nodes, Logstash metrics should not be routed to these nodes, as doing so can
create resource contention and impact the stability of the Elasticsearch
cluster. Therefore, do not include such nodes in
The monitoring Elasticsearch instance and monitored Logstash can be separated by a proxy.
To enable Logstash to connect to a proxied Elasticsearch, set this value to the URI of the intermediate
proxy using the standard URI format,
http://192.168.1.1. An empty string is treated as if proxy was not set.
- If your Elasticsearch is protected with basic authentication, these settings provide the username and password that the Logstash instance uses to authenticate for shipping monitoring data.
Controls how often data samples are collected and shipped on the Logstash side.
10s. If you modify the collection interval, set the
kibana.ymlto the same value.
You can configure the following Transport Layer Security (TLS) or Secure Sockets Layer (SSL) settings. For more information, see Configuring credentials for Logstash monitoring.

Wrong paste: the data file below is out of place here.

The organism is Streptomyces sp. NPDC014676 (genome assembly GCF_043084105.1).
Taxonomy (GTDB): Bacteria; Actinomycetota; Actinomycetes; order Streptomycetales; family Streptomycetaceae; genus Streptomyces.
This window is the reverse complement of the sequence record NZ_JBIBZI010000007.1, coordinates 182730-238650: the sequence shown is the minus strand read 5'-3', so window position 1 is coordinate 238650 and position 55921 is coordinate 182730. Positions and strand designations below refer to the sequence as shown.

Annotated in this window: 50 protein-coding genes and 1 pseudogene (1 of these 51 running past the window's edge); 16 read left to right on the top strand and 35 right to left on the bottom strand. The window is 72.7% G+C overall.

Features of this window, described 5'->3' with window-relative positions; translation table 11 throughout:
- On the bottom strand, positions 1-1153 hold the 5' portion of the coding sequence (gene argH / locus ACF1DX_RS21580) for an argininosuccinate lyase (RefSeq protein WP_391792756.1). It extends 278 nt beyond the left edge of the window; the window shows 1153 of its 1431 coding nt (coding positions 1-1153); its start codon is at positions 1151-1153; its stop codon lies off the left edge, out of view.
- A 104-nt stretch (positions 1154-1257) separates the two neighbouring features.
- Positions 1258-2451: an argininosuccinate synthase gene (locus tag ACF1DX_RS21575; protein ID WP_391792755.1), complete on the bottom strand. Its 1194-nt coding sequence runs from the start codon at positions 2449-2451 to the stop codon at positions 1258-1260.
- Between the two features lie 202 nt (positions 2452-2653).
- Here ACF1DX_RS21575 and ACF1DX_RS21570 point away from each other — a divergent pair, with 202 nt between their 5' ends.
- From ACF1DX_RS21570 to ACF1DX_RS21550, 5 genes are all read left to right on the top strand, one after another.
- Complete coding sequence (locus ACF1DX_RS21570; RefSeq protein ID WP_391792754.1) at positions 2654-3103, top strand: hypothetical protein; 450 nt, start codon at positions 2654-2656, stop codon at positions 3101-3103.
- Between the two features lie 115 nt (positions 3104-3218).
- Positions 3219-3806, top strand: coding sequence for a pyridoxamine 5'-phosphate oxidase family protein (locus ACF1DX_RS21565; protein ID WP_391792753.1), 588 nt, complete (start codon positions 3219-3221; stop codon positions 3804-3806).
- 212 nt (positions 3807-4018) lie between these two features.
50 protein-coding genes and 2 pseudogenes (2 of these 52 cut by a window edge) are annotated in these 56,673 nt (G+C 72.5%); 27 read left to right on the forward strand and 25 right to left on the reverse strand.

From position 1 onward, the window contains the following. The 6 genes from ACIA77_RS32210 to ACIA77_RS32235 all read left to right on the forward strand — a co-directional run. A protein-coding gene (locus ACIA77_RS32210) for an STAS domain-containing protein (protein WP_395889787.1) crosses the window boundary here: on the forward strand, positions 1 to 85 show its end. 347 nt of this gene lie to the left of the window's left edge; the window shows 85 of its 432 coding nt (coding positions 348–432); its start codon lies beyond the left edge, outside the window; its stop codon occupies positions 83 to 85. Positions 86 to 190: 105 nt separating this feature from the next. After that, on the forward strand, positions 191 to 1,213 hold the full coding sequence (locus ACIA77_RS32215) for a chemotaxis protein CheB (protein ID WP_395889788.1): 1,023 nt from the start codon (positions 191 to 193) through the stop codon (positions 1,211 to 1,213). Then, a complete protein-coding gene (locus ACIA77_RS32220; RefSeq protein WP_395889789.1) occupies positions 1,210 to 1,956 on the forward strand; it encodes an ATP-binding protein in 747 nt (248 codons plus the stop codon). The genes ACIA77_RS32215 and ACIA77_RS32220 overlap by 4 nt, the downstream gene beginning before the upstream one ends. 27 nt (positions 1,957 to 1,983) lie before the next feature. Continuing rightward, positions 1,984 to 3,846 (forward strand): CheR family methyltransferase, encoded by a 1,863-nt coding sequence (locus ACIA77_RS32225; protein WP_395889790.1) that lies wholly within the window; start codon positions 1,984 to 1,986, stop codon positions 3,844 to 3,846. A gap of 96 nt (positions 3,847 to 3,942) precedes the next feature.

Optional setting that enables you to specify a path to the
.pemfile for the certificate authority for your Elasticsearch instance.
- Optional settings that provide the paths to the Java keystore (JKS) to validate the server’s certificate.
- Optional settings that provide the password to the truststore.
- Optional settings that provide the paths to the Java keystore (JKS) to validate the client’s certificate.
- Optional settings that provide the password to the keystore.
Option to validate the server’s certificate. Defaults to
certificate. To disable, set to
none. Disabling this severely compromises security.
If you’re using Elasticsearch in Elastic Cloud, you should specify the identifier here.
This setting is an alternative to
xpack.monitoring.elasticsearch.hostsshould not be used. The Elasticsearch instances that you want to ship your Logstash metrics to. This might be the same Elasticsearch instance specified in the
outputssection in your Logstash configuration, or a different one.
If you’re using Elasticsearch in Elastic Cloud, you can set your auth credentials here.
This setting is an alternative to both
cloud_authis configured, those settings should not be used.
- Authenticate using an Elasticsearch API key. Note that this option also requires using SSL.
The API key Format is
api_key are as returned by the Elasticsearch
Create API key API.